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Discussion Starter #1
Is bloat genetic? I saw reference to this in another thread. I assumed it was something that Standards were prone to because of the anatomy, but I hadn't thought about it being genetic.

And along those lines, what do you think of prophylactic tacking of the stomach, say while the vet is in there to spay anyhow?
 

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This is my understanding :
Bloat's first and foremost cause is a "deep chest" which is more pronounced
with large breeds (Danes for example and many other ...). Since chest "deepness" is also more or less pronounced in any individual puppy - than if some particular father/mother had a very deep chest and had a bloat problem, than pups could inherit that "proneness" .

Breeders have different opinions regarding prophylactic surgery. As with anything , I guess...

I wish you the best of luck with whatever you decide to do : ) !
 

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All deep/narrow chested dogs are prone to bloat (Danes, Dobies, Weims etc). Being particularly large for your breed or having a nervous disposition also seem to be factors.

However, Bloat absolutely has a genetic component. Many old time Poodle breeders say that Bloat was relatively unknown until about 30 yrs ago. Some people point to the bottle neck of the Wycliffe dogs but that is just speculation. The truth is, you can see Bloat run in lines. Having a parent or sibling who bloated greatly increases an individual's risk of Bloat.

With my own bitch, I have now discovered that three of her siblings have bloated. Clearly genetic.

Bloat used to be an older Poodle disorder. You wouldn't see it until a dog was 9+ yrs old. This can make it difficult to get out of a line because a breeder may have multiple generations on the ground before they realize that they have a problem. Unfortunately we are now seeing bloat in Poodles as young as 4 yrs old.
 

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Discussion Starter #5
All deep/narrow chested dogs are prone to bloat (Danes, Dobies, Weims etc). Being particularly large for your breed or having a nervous disposition also seem to be factors.

However, Bloat absolutely has a genetic component. Many old time Poodle breeders say that Bloat was relatively unknown until about 30 yrs ago. Some people point to the bottle neck of the Wycliffe dogs but that is just speculation. The truth is, you can see Bloat run in lines. Having a parent or sibling who bloated greatly increases an individual's risk of Bloat.

With my own bitch, I have now discovered that three of her siblings have bloated. Clearly genetic.

Bloat used to be an older Poodle disorder. You wouldn't see it until a dog was 9+ yrs old. This can make it difficult to get out of a line because a breeder may have multiple generations on the ground before they realize that they have a problem. Unfortunately we are now seeing bloat in Poodles as young as 4 yrs old.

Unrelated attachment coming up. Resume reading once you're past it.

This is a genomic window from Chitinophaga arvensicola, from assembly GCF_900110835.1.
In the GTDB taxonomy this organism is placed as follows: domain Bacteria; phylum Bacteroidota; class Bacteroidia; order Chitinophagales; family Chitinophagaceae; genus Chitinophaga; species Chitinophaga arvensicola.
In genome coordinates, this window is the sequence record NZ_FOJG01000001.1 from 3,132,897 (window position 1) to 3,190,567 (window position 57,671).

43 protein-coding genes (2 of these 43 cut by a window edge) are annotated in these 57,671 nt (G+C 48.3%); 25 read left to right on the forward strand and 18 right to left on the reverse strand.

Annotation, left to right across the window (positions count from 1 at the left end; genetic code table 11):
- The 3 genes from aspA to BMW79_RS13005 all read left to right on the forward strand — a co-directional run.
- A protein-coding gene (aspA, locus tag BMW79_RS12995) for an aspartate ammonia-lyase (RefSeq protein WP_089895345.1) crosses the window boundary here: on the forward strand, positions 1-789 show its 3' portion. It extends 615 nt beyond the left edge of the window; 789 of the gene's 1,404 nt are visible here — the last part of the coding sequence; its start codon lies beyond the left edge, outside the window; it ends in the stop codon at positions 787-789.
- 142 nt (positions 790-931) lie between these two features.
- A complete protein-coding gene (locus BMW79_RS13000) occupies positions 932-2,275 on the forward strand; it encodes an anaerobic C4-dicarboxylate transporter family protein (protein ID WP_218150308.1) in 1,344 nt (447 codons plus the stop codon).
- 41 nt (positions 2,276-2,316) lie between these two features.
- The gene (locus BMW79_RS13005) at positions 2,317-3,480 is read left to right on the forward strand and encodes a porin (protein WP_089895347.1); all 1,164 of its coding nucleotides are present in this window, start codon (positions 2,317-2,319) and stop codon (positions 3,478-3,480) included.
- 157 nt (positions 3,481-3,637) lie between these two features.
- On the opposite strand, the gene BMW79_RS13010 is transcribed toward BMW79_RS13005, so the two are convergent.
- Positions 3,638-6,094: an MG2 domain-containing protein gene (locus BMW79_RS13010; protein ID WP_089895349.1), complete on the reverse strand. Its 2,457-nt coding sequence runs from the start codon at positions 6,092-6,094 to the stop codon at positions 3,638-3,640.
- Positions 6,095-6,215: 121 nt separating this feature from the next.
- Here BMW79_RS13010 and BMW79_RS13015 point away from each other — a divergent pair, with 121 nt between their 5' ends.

Interesting, thank you. I also had no idea a puppy was not prone. I've been very careful about her activity levels after eating, etc. Nearly paranoid about it!

Anyone have any opinions, themselves, about the surgery?
 

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And so what does a person look for (or ask about) to minimize the risk to their future pet?
Looking on www.poodlehealthregistry.com is good.

I also think it is helpful to ask breeders about Bloat and let them start talking. See what they know about the disorder and if they know where it occured in their line. If they don't seem to know much about it, chances are that it was not on their radar when they were breeding.

As far as the surgery goes..... get it done!
 

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Interesting, thank you. I also had no idea a puppy was not prone. I've been very careful about her activity levels after eating, etc. Nearly paranoid about it!

Anyone have any opinions, themselves, about the surgery?
I found an awesome site explaining bloat, what it is, and how it could affect you. Watch the little demo on the first page next to the pink stomach... there's a green "play" button.
http://www.michvet.com/library/surgery_gdv.asp

See, I had NO idea that this was what bloat was!! (I thought the tummy just got "bloated" because the kibble expanded too much) :doh:

Next, make sure you look down at the bottom where you can calculate your dog’s risk to develop GDV to see if you should have the preventative surgery performed. OH and it says that one of the contributing risks is having a RAISED feeding dish!!! See, I thought having a raised dish HELPED with digestion! Who knew??!! Is this right??

Very interesting!!
 

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Discussion Starter #8
Thanks MoJo. Our vet said they used to believe raised dish was beneficial for bloat but no longer feel that way. I'd always thought the raised dish I saw with labs was to be easier on their hips and had no idea it was thought to help with bloat.

I wonder why advanced age increases risk? Bella is definitely an fast-eater. I put toys in her bowl to try to slow her down but it pretty much extends a 30 second meal to a 60 second meal. She does eat thrice daily, though eventually we will go to twice.
 
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